SQLyog will present you for different types of errors:
1) MySQL server errors. They are described here. They all have a 4 digit number starting with "1". An example is "Error: 1452: Cannot add or update a child row: a foreign key constraint fails (%s)". The error message is sent by the MySQL server itself to SQLyog and printed on the screen for your reference.
2) MySQL client errors. They are described here. They all have a 4 digit number starting with "2". An example is "Error: 2006: MySQL server has gone away". Obviously this error can't be a server error, because you can't communicate with a server that has 'gone away'! They originate from the MySQL API/client that is compiled into SQLyog.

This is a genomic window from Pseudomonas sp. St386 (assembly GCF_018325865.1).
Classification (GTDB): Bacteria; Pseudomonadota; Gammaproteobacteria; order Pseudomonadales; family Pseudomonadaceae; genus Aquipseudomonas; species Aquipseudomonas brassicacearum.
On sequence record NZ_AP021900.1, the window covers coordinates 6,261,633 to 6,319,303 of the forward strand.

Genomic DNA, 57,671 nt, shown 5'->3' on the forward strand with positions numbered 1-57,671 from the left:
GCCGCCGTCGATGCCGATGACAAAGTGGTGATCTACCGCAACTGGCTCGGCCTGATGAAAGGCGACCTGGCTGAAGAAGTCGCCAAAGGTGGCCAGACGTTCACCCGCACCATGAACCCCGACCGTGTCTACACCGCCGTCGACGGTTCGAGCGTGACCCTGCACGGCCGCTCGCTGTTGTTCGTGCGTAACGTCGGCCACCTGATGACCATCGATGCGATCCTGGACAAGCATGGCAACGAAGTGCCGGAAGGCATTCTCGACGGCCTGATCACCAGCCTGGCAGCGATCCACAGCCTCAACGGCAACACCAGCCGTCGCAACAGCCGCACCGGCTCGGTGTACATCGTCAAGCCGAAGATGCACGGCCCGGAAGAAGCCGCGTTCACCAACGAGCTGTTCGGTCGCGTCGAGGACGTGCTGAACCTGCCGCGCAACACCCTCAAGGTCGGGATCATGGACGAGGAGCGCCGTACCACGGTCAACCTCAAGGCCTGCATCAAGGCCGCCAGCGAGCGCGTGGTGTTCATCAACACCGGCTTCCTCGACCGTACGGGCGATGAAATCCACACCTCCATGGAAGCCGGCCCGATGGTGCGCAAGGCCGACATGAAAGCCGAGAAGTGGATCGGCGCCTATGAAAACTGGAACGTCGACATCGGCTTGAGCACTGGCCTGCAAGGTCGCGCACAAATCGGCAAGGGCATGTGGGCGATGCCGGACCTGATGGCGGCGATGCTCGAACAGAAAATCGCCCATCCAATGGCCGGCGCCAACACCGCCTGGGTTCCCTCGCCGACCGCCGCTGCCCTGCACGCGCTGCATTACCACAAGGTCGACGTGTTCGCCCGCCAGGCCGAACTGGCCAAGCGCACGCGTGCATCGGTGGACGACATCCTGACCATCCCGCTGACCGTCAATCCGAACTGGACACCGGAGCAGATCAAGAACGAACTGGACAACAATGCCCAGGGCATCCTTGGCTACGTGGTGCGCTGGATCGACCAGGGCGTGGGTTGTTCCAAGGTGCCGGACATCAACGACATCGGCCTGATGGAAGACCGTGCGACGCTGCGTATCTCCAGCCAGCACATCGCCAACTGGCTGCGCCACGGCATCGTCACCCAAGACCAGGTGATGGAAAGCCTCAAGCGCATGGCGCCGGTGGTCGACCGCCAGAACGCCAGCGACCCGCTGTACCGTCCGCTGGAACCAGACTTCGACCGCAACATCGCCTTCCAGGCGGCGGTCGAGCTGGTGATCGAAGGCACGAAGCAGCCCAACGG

3) Error messages originating from SQLyog itself. They are un-numbered/pure text only.
4) Communication/protocol errors. HTTP errors can occur when using HTTP-tunneling. SQLyog will then always display "HTTP error: ....."
When faced with an error message (to which the solution is not obvious) it is normally a very good idea to start realizing in what category the error falls. If it is a server error then the connection is still alive for instance. And also when posting in the Forums or contacting Webyog e-mail support, please always note down (or have a screenshot) the exact error number and -message. It is very hard to help or research into something like "I did this and had an error".